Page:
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  • We live in an interconnected, an increasingly globalized world.

  • Thanks to international jet travel,

  • people and the diseases they carry

  • can be in any city on the planet in a matter of hours.

  • And once a virus touches down,

  • sometimes all it takes is one sneeze to spread

  • the infection throughout the community.

  • When humans were hunter-gatherers, roaming the wild savannas,

  • we were never in one place long enough,

  • and settlements were not large enough

  • to sustain the transmission of infectious microbes.

  • But with the advent of the agricultural revolution

  • 10,000 years ago, and the arrival of permanent settlements

  • in the Middle East, people began living side-by-side with animals,

  • facilitating the spread of bacteria and viruses

  • between cattle and humans.

  • Epidemics and pandemics come in many shapes and forms.

  • In 2010, for instance,

  • a devastating earthquake struck Haiti,

  • forcing thousands of people into temporary refugee camps.

  • Within weeks, the camps had become breeding grounds for cholera,

  • a bacteria spread by contaminated water,

  • triggering a country-wide epidemic.

  • But the most common cause of epidemics are viruses,

  • such as measles, influenza and HIV.

  • And when they go global, we call them pandemics.

  • Pandemics have occurred throughout human history,

  • Some have left scars on the tissue and bone of their victims,

  • while evidence for others comes from preserved DNA.

  • For instance, scientists have recovered DNA

  • from the bacteria that transmits tuberculosis

  • from the remains of ancient Egyptian mummies.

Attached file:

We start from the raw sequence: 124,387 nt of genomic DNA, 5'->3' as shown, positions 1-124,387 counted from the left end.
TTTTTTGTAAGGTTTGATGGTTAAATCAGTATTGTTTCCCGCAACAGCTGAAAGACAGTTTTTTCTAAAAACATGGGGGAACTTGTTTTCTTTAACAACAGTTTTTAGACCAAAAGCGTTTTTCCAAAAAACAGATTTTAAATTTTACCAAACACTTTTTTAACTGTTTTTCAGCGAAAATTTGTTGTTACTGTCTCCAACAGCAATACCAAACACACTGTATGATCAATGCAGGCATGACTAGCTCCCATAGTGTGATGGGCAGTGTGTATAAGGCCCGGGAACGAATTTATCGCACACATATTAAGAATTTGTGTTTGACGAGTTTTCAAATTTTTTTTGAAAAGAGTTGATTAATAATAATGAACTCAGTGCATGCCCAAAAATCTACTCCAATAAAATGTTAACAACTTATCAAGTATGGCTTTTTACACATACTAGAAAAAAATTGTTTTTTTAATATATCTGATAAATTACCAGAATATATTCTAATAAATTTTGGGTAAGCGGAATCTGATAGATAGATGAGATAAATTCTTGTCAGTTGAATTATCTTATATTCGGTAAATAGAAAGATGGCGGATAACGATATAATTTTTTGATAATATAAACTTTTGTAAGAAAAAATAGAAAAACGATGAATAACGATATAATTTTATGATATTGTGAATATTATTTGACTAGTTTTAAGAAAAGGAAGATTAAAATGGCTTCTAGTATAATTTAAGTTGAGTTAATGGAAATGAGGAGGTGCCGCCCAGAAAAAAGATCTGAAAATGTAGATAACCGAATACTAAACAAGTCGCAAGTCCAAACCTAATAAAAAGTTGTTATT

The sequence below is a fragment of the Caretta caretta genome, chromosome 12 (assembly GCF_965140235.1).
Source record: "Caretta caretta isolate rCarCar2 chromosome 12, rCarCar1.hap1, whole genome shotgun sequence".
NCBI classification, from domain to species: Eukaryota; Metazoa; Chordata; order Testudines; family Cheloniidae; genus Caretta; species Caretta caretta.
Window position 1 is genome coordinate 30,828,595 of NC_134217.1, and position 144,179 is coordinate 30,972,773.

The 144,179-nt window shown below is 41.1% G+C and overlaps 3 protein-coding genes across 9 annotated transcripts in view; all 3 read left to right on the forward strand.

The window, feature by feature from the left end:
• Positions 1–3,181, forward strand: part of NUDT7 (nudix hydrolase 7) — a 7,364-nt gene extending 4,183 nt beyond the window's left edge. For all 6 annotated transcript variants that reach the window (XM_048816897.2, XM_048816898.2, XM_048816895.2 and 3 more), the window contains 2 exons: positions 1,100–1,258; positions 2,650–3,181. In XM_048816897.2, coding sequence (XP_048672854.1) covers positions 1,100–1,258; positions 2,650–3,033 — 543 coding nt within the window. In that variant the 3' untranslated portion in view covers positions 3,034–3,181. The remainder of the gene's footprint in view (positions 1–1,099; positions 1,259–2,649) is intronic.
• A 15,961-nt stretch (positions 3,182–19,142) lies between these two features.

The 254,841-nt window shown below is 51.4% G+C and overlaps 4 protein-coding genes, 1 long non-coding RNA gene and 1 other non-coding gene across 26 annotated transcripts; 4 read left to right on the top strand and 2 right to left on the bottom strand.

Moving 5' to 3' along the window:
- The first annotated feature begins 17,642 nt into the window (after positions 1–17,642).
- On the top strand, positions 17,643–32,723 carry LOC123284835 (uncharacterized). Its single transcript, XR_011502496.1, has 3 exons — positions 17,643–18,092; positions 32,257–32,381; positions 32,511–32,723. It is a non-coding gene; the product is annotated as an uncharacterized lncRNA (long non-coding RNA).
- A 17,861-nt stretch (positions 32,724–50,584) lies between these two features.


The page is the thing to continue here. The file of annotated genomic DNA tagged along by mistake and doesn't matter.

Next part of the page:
• And in 2011,

  • scientists investigating a plague pit in the city of London

  • were able to reconstruct the genome of Yersinia pestis,

  • the bacterium responsible for the Black Death of the 14th century.

  • It is thought the plague originated in China

  • in around 1340,

  • spreading west along the Silk Road,

  • the caravan route running from Mongolia to the Crimea.

  • In 1347, the plague reached the Mediterranean,

  • and by 1400, it had killed in excess of

  • 34 million Europeans, earning it the title,

  • the Great Mortality.

  • It was later historians who called it the Black Death.

  • However, by far the greatest pandemic killer

  • is influenza.

  • Flu is constantly circulating between the Southern and Northern Hemispheres.

  • In North America and Europe,

  • seasonal flus occur every autumn and winter.

  • As the majority of children and adults will have been exposed to the virus in previous seasons,

  • these illnesses are usually mild.

  • However, every 20 to 40 years or so

  • the virus undergoes a dramatic mutation.

  • Usually this occurs when a wild flu virus

  • circulating in ducks and farm poultry

  • meets a pig virus, and they exchange genes.

  • This process is known as antigenic shift

  • and has occurred throughout human history.

  • The first recorded pandemic occurred in 1580.

  • The 18th and 19th centuries

  • saw at least six further pandemics.

  • In terms of mortality,

  • none can compare with the Great Flu Pandemic of 1918.

  • The first indication of the pandemic

  • came in the spring, when American troops in northern France